When Angelica Bachour looked for a solution to help her son, Gabriel, to learn socializing skills and other coping mechanisms, she was often brought to tears when running into so many roadblocks.
On Tuesday night, in an online Rotary Club meeting, Bachour was brought to tears once again – but this time tears of joy as Gabriel, 9, was all smiles in announcing that through the efforts of Chelsea Rotary, he had been matched with a service dog specially trained to help kids with Autism.
“I have good news,” said Gabriel to the Zoom audience of Chelsea and Marblehead Rotarians. “I got matched and the dog’s name is Casey. She’s a black Lab and was born in January 2019.”
Gabriel is a Chelsea Public School fourth grader and his mother said she began to feel that he was delayed in his early years. However, that wasn’t confirmed until he attended the Early Learning Center (ELC) and a very astute teacher agreed. Gabriel was able to get services for Autism very early and it has helped him tremendously in being able to go to school and excel.
However, Angelica said he has always struggled with making friends, anxiety and disagreeing peacefully with others.
“He had a lot of anxiety and couldn’t deal with people when they disagreed with him; he was so frustrated,” she said. “That’s when I said I needed to look into getting a dog to help Gabriel. I was so heartbroken because I realized anything I do is just not enough. That’s when we started looking for options to support him. We didn’t want just any dog because I was afraid of a dog attacking him. I was able to get him on a list and they agreed a service dog could help support him in all the areas he needed strength in and the areas a therapist couldn’t help him with. The beginning of relationships are so hard for him.”
That’s where the Chelsea Rotary stepped in and was able to help raise money and do advocacy to get Gabriel his service dog. Working with the NEADS Social Dog Program, they were able to raise the money to help pay for the service dog once he was approved by NEAD.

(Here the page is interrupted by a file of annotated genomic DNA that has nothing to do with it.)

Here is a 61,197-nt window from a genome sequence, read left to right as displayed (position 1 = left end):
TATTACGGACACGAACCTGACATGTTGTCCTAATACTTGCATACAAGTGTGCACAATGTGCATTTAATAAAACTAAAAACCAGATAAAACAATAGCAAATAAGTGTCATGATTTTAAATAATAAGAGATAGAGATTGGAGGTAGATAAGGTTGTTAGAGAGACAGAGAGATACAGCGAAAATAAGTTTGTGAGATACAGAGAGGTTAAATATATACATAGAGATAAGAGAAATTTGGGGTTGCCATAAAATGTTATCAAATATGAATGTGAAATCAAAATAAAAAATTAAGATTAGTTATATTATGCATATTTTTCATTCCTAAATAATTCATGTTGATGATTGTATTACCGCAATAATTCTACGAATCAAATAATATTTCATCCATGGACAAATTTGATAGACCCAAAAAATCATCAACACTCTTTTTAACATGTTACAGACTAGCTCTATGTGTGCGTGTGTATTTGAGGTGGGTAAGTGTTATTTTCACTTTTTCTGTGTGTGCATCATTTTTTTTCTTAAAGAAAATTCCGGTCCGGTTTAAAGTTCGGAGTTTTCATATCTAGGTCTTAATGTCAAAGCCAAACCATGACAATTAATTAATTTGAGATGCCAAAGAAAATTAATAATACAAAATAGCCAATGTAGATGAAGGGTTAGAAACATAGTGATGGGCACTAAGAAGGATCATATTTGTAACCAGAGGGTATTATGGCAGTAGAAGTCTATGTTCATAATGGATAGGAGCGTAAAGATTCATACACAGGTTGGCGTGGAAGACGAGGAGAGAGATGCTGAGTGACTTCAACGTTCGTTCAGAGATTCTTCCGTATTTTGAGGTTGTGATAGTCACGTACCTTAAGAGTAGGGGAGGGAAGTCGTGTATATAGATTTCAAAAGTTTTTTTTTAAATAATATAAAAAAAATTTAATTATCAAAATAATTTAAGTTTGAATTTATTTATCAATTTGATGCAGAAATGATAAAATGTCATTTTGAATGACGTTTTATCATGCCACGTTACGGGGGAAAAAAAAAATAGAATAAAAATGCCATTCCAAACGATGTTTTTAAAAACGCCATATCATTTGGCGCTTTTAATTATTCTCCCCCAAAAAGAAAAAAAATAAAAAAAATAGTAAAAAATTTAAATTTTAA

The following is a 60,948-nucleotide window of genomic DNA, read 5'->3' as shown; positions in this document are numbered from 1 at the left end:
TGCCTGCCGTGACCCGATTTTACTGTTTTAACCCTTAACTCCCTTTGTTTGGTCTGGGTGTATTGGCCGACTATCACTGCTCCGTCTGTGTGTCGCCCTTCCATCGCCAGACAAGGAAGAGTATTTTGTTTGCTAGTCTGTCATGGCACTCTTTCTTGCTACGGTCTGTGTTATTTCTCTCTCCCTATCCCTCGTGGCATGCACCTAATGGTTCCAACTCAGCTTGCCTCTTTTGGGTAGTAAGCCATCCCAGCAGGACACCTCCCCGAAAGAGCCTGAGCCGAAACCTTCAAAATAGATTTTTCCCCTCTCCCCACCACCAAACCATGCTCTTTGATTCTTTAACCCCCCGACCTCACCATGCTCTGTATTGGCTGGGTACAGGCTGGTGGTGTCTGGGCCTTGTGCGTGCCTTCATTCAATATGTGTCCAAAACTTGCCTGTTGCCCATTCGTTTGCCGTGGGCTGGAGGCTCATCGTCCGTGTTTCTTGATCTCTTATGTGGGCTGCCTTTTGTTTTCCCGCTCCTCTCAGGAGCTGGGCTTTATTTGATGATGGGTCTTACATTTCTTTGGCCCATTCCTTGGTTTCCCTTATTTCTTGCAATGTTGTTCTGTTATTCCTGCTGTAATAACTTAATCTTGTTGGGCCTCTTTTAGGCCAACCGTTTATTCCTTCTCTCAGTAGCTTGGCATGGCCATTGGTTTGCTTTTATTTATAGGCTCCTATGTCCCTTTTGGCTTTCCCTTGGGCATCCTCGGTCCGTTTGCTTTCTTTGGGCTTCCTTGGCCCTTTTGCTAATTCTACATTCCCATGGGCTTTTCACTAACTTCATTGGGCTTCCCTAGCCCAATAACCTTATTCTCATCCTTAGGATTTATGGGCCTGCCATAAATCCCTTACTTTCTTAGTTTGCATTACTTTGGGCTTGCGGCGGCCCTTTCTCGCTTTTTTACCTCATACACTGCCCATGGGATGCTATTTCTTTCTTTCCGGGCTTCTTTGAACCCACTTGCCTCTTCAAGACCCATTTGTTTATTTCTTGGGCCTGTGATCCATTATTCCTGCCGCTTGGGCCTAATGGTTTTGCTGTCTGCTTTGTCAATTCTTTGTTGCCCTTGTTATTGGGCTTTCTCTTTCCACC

NEAD is one of the oldest service dog organizations in the country and provide specially trained dogs for a variety of tasks – helping those that are disabled, have hearing loss, veterans, and for those with Autism. They match about 50 people per year with service dogs, said Katy Ostroff. The dogs are trained over about 18 months for their tasks, with a lot of that training being done by prisoners in a jail setting – which is a win-win for the organization and the incarcerated, she said. She said they have been trained in all kinds of environments as well by other trainers, including stressful places like subways and City streets.
In Gabriel’s case, Casey will be able to help him with confidence, understanding body language and social queues and keeping calm – among other things.
She said after an interview in February, they felt Gabriel would benefit greatly from a dog, and they were able to find a match. Next up is a 10-day training on the campus of NEAD to get both accustomed to one another.
Chelsea Rotary President Todd Taylor said it was a great way to help locally in a time when many feel like they are helpless.
“It’s great to be able to help someone locally who needs it and so something meaningful in this age of COVID-19 when so many of us feel helpless and challenged to get out and fulfill our Rotary mission,” he said.